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May 1978

Primary Acquired Cold Urticaria-Reply

Arch Dermatol. 1978;114(5):804. doi:10.1001/archderm.1978.01640170097045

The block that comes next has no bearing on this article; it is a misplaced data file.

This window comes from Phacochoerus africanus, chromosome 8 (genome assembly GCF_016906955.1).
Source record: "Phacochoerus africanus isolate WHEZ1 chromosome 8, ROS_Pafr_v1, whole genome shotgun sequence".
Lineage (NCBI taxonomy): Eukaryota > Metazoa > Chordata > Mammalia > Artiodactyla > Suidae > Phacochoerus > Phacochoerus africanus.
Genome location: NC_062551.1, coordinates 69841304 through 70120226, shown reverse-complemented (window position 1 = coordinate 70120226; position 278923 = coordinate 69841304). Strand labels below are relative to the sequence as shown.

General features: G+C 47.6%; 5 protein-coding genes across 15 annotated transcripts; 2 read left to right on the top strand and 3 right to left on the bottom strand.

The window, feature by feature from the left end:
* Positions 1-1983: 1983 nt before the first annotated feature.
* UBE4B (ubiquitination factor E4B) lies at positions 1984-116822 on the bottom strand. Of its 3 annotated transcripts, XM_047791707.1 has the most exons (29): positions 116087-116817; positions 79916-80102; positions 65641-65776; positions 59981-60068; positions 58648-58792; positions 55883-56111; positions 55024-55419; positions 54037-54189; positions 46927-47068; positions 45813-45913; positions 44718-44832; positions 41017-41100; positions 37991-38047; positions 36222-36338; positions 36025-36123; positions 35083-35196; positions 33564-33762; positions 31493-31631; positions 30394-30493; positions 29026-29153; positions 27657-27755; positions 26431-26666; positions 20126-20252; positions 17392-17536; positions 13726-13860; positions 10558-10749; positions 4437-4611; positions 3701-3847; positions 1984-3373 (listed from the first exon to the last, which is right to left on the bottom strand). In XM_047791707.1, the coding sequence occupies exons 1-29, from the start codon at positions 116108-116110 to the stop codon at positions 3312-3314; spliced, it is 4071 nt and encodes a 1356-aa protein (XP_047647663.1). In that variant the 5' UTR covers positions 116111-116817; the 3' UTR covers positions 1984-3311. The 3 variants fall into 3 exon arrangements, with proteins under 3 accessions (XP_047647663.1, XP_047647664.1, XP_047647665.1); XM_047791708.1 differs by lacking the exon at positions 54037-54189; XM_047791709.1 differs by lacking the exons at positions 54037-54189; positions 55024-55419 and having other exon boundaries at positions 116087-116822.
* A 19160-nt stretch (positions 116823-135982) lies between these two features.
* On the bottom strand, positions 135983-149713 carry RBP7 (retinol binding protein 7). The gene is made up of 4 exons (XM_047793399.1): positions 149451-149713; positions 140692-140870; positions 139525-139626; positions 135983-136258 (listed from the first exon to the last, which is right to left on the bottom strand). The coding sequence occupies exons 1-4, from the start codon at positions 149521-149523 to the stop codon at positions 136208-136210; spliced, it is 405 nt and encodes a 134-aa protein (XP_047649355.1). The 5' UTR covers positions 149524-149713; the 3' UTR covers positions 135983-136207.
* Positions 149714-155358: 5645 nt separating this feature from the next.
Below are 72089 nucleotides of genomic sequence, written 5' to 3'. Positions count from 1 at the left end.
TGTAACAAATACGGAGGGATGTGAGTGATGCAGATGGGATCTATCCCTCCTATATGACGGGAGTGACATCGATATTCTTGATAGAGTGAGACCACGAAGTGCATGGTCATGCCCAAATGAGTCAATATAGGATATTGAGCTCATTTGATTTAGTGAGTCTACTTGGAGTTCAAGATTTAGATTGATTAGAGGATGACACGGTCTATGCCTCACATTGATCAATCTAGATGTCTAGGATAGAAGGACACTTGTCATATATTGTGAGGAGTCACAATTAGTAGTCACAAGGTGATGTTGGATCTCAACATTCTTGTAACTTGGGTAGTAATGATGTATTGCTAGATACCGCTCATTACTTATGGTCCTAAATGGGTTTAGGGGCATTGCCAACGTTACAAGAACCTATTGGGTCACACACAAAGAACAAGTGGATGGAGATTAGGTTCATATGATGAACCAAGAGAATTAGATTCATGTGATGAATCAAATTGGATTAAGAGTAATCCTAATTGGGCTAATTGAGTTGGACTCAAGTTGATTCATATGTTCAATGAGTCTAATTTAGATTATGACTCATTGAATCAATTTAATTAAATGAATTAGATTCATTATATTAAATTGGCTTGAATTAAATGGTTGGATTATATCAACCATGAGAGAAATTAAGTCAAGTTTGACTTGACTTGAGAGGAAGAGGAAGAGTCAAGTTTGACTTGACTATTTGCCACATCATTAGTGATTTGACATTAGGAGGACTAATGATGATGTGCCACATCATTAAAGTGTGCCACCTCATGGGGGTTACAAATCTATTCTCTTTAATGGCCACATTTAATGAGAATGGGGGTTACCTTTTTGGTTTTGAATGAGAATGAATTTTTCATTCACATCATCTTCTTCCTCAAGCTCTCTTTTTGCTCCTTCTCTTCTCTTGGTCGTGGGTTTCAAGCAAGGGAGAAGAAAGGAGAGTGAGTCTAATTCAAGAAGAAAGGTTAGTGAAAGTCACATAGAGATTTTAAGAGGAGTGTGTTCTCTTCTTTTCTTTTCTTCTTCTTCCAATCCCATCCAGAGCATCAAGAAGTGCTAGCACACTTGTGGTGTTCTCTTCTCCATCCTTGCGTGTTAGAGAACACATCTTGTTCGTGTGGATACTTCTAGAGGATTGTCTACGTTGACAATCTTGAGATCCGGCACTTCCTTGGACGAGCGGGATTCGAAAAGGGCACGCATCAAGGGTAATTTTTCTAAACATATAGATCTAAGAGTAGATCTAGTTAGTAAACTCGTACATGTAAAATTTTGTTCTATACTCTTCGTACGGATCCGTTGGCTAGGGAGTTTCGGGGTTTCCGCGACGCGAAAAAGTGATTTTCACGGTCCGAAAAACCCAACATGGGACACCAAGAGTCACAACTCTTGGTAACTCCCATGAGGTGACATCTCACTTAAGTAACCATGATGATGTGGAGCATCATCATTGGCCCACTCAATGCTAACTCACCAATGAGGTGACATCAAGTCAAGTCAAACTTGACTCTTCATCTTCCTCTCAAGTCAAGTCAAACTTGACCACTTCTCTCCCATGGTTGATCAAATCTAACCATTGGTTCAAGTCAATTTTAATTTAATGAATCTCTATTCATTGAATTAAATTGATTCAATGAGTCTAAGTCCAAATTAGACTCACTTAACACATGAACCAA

In Reply.—  My reply to Dr Ramsay's comment is based primarily on the well-observed fact that acquired cold urticaria may induce serious anaphylactoid reactions. In one series, Horton et al1 described a 50% incidence of systemic reactions with syncope; 40% occurred while the persons were swimming and 18% of the persons had to be rescued during aquatic activities. Since cold urticaria must be viewed as a disorder with potential risk, it is imperative that the choice of treatment be predicated on answers to the following questions.First, is the treatment dependable and is its suppressive effect on cold sensitivity predictable? In regard to cold desensitization, more studies are required to answer this question, since most available data are either anecdotal or based on a very small sample of cases. For practical reasons, it is also important to know whether cold sensitivity can recur spontaneously during and after completion of